Seriously, Do Not Lie About Your Salary as a Negotiation Tactic

lie on resume

While the best salary negotiation advice is to base your ask on the job, not on your salary history, many hiring managers won’t play along. Some will even insist on learning what you made at your last job.

This is supremely frustrating to a job seeker. You could be forgiven for thinking that the best thing to do would be to stretch the numbers a bit, when you’re asked to name your most recent salary.

Nick Corcodilos of Ask the Headhunter recently tackled this issue in his column for PBS.

A reader wrote in to ask: “I have a friend who got a much higher paying job by lying about her salary history. How dangerous is that?”

The short answer? “Very.” Here’s why.

Reason No. 1: You’ll get caught.

“Another reader shared her story about this,” Corcodilos writes. “She fudged her past salary, got hired and started the job. Then they asked her for a pay stub from her last job. It didn’t match. They canned her on the spot for misrepresenting herself before she was hired.”

You might think that won’t happen to you … but you might be wrong. Although many companies maintain a policy of not giving out prior salary information, they’re at liberty to do so if they choose, which means that you, like that unfortunate reader above, might get busted for lying before you ever set foot in the door.

Even if you’re lucky enough not to get caught right away, you don’t want to spend the rest of your career worrying about the truth coming out. History is rife with stories of executives who told tiny fibs about their education or work history, only to get caught once they were successful enough to draw attention to their background. Don’t let this be you.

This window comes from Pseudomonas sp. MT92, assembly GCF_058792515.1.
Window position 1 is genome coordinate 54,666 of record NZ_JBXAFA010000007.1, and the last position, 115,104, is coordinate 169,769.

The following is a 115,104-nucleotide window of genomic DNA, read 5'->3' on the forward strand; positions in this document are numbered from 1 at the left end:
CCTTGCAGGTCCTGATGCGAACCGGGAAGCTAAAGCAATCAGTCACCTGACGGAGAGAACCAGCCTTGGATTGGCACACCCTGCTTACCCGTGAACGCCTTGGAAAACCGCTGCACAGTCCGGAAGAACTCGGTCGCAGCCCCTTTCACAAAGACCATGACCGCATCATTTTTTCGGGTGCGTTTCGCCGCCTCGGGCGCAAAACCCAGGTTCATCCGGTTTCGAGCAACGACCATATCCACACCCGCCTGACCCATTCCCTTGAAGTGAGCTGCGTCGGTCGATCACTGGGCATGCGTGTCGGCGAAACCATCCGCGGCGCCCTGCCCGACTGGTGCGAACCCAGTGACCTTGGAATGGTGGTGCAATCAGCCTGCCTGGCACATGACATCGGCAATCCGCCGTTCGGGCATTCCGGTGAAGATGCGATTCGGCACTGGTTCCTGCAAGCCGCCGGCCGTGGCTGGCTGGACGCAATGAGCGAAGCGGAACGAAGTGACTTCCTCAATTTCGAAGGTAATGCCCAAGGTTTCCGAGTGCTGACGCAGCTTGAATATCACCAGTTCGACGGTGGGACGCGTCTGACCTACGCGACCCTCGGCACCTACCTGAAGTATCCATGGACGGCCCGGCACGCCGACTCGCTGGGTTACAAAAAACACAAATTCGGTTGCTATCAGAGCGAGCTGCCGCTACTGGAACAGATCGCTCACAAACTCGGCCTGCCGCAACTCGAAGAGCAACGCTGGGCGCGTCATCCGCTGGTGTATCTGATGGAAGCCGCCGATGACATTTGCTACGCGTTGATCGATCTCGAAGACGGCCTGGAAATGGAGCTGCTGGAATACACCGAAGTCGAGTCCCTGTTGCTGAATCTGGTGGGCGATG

Reason No. 2: It’s hard to keep track of a lie.

Remember when you were a kid, and you tried to tell a little white lie, only to forget about it later on? It turns out, adults aren’t much better fibbers than kids, and while most people are pretty bad at telling lies, they’re also good at smelling out an untruth. Don’t create a challenge for yourself by inventing an alternate reality that you’ll have to remember … and sell.

Reason No. 3: Negotiating salary is about the new role, not your old one.

The most important reason not to lie, in the end, is that you don’t have to. Your pay depends on many factors, and your work history should only be one of them. In the end, it’s about what’s reasonable for the job for which you’re interviewing, given your experience, skills, and abilities.

With this in mind, it’s a good idea to establish a salary range before you head into the interview, even if you’re hoping not to have to give a number. PayScale’s free Salary Survey can help you get started. When it comes to getting the salary you deserve, truth – in the form of cold, hard data – can truly set you free.

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This post was updated from an earlier version previously published on PayScale.